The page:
ENGEL: No. I think the concept of national health care is an important one. We have 48 million Americans right now who are uninsured. Under the Affordable Care Act, we think that will at least be cut in half or maybe even more. And we all know the good things that we have. You can't be denied insurance for pre-existing condition, your children can stay on your health plan up to age 26. Well, lots of good things there. I don't want to throw the baby out with the bath water.

BLITZER: Congressman, you're a physician, so you like those positive aspects of Obamacare, that people can't get kicked off if they get ill, if they have pre-existing conditions, they could still get health insurance, young people can stay on their parents program until the age of 26. You like all of that?

FLEMING: Well, Wolf, I came to Washington as a physician to have health care reform. I saw we had problematic system and wanted to fix it. The problem is that what is the cost of what we're achieving now and the cost is too high. As you know, people are being kicked off of their present insurance and now they're going to have to pay a lot more for the new Obamacare.

BLITZER: What do you say about that, Congressman? Some people won't be able to continue the health insurance, the bare bones health insurance policies they may have had. They were relatively cheap and now they're going to be forced to get something that meets higher standards but will be more expensive?

ENGEL: Well, you know, there are a lot of people where it's quite the opposite. In fact, there are many more -- who are going to get health care in my home state of New York for cheaper rate than they -- than they're currently getting. We need to make sure that people who are suffering as a result that we fix this. And we try to fix it as best we can.

But there are always cases that are cited as if it's the norm. It's not the norm. There were some people, it's unfortunate and again we have to try to make those people whole. But basically we think that the Affordable Healthcare Act is going to --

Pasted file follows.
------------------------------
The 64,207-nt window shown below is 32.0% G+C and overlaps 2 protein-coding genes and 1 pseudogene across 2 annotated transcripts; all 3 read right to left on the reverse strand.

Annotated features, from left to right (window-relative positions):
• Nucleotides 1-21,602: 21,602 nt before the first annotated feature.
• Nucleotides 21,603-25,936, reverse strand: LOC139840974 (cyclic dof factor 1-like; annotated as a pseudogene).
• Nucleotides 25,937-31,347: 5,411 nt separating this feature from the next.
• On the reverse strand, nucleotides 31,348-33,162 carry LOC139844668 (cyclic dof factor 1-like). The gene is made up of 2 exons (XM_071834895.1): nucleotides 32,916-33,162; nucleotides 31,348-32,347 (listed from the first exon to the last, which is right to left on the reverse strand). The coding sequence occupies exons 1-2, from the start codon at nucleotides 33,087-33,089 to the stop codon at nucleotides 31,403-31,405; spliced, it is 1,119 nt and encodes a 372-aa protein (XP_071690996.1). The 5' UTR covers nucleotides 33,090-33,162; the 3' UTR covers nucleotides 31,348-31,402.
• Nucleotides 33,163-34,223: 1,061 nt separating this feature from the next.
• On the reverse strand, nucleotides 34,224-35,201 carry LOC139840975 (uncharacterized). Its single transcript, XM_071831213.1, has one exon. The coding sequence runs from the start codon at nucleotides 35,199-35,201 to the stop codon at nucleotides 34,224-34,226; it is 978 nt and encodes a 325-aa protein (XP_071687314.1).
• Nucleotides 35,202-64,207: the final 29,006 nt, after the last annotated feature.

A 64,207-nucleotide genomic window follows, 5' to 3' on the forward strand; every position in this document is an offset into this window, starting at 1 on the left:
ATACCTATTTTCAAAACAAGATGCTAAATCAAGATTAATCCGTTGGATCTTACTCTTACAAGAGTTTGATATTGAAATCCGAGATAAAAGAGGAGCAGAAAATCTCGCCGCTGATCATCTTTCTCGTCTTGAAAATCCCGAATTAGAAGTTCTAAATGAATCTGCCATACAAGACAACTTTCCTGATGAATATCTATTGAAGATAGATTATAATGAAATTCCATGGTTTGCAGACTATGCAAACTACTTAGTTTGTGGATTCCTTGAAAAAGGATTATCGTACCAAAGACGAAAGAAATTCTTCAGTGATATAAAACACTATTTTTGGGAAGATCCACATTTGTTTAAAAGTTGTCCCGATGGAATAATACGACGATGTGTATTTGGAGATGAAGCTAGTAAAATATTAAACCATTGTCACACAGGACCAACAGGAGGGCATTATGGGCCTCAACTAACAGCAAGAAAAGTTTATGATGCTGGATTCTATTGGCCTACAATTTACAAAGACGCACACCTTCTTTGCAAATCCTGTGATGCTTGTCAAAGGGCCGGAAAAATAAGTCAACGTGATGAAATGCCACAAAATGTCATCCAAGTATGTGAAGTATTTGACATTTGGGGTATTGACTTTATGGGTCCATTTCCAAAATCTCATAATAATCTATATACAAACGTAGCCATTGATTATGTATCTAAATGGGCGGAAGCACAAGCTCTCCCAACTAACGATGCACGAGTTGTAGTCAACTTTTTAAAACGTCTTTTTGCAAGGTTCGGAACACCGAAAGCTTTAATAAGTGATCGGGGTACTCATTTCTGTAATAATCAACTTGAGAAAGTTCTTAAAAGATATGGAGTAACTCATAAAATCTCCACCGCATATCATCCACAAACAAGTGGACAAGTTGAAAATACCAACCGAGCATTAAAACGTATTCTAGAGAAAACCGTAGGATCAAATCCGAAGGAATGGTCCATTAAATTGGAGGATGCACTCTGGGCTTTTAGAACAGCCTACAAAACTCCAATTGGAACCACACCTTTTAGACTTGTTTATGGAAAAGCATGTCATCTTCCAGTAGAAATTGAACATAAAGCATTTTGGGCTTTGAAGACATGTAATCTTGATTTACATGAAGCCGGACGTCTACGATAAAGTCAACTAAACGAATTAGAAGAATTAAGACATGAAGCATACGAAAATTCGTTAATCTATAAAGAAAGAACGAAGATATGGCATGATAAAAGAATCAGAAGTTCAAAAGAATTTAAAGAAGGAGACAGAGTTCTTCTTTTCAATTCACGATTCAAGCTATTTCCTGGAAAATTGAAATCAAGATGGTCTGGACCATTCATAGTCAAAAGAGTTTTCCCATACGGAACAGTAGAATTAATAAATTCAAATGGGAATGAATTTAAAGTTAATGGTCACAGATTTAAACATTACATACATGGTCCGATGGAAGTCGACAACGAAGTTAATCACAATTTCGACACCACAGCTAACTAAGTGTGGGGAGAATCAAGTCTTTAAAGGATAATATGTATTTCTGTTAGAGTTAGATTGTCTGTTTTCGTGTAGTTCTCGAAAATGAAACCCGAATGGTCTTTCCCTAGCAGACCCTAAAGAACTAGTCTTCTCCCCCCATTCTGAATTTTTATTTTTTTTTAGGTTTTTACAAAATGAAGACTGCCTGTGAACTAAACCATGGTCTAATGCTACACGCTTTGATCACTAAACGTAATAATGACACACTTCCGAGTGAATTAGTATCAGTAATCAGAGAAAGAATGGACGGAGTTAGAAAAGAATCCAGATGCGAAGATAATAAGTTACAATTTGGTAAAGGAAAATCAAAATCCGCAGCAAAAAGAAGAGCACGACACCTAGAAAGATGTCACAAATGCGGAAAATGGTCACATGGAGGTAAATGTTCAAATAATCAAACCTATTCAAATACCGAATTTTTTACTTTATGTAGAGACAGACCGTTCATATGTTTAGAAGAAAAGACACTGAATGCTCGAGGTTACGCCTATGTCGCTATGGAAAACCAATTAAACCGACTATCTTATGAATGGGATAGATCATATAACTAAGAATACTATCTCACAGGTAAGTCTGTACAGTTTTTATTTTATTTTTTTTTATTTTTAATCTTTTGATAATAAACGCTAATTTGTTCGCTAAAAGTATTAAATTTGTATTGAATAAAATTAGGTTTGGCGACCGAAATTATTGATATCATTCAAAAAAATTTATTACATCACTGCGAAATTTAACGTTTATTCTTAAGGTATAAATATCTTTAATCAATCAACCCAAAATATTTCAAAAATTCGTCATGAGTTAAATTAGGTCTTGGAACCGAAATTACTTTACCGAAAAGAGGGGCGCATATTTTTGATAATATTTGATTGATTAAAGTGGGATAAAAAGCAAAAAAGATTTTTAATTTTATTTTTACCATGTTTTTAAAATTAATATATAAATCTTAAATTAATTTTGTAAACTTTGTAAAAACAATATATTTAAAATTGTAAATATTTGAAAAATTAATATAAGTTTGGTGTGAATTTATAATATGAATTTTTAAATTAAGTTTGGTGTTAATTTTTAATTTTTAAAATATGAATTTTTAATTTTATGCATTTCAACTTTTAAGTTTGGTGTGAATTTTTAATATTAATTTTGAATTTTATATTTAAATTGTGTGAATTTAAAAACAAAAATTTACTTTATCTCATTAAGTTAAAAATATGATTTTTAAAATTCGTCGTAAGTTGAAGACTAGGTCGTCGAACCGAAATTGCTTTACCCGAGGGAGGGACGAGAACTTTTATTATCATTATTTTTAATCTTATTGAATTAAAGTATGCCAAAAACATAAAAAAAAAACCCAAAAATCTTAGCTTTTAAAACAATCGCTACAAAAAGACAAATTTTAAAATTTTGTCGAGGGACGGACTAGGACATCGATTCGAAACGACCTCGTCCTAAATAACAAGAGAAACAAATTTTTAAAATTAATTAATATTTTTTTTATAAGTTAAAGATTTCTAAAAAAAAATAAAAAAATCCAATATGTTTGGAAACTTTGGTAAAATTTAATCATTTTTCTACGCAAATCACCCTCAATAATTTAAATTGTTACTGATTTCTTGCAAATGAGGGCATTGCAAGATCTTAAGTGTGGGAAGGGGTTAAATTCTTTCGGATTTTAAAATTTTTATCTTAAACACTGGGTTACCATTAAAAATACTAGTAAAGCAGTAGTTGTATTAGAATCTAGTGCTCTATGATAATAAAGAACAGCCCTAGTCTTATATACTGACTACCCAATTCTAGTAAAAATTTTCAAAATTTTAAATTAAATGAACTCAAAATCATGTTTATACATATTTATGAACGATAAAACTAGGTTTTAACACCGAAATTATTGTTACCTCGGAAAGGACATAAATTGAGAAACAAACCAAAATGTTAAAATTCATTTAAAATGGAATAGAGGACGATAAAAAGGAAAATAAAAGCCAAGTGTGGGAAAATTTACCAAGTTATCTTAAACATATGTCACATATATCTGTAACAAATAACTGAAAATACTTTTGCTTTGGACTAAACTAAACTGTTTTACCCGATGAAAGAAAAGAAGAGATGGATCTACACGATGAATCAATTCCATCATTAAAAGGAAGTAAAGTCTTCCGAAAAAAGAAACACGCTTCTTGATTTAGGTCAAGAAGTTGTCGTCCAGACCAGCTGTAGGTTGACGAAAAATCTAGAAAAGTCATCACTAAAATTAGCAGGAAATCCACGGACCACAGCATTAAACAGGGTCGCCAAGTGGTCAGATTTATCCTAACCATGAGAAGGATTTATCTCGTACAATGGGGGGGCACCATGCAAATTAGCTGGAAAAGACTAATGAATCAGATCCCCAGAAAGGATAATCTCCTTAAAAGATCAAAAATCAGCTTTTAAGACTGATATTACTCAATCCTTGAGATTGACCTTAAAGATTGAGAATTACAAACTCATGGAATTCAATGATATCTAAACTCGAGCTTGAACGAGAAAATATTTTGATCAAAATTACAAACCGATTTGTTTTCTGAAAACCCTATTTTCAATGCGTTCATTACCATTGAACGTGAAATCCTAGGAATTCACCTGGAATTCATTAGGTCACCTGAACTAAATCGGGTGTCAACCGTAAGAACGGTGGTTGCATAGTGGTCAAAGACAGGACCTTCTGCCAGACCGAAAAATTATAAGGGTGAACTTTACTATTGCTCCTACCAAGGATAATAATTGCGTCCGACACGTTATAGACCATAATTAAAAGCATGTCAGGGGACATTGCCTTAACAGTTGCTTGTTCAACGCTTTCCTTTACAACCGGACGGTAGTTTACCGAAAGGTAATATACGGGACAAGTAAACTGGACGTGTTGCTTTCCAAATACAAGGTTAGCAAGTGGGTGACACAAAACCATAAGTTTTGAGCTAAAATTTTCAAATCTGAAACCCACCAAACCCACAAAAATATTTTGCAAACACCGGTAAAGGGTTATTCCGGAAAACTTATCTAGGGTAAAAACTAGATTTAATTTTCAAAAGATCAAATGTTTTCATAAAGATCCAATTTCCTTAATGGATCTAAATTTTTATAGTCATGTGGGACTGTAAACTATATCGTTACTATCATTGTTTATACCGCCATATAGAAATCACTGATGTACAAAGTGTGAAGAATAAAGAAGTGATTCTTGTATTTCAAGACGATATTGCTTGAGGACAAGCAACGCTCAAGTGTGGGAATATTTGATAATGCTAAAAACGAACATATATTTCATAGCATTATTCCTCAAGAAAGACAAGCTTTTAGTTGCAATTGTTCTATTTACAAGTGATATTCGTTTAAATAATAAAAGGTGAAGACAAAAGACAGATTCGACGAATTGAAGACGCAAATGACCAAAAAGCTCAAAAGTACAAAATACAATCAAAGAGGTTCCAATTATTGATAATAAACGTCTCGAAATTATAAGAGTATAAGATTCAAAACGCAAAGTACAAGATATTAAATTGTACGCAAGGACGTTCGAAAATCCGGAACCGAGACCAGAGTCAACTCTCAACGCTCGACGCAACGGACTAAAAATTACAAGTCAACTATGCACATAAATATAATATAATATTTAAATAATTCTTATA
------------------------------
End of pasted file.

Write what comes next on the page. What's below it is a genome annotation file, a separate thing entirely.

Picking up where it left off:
BLITZER: Go ahead.

ENGEL: -- allow people to purchase insurance at a cheaper rate.

FLEMING: Unfortunately, Wolf, in most states, most venues, the rates are going up stratospherically.

BLITZER: Is that true? FLEMING: Over -- for men, 100 percent on average increase. This comes from the Manhattan Institute. Women 62 percent. And as for universal coverage, never less than 30 million Americans will be uncovered, uninsured under Obamacare. And that's in years to come.

BLITZER: Is that true?

ENGEL: No, I don't believe it's true at all. Look --

FLEMING: That's the CBO that says --

ENGLE: What we should have had in health -- affordable healthcare, is we should have had, frankly, the Republicans cooperating with the Democrats to try to have a bill that would be bipartisan that would move the country forward. But Republicans have rejected this from day one. And you know it was -- it was passed by Congress, it was signed by the president, it was upheld by the Supreme Court.

There was a presidential election run in 2012 on it. It's the law of the land. We need both sides of the aisle to come together to fix it. All major bills like this need some tweaking. And rather than the Republicans trying to shut down the government to fund to kill it, they should work with to us try to approve it.

BLITZER: Go ahead.

FLEMING: Unfortunately not a single Republican supported this bill. We had no input into it. Remember the president classically said, I'll go with any member of Congress line by line over this law. We wrote him a number of letters, many of the physicians in the House GOP. We had no input into this. It's unpopular with the American people and now people are getting a big surprise of being thrown off their existing insurance and asked to pay a lot more for the future insurance.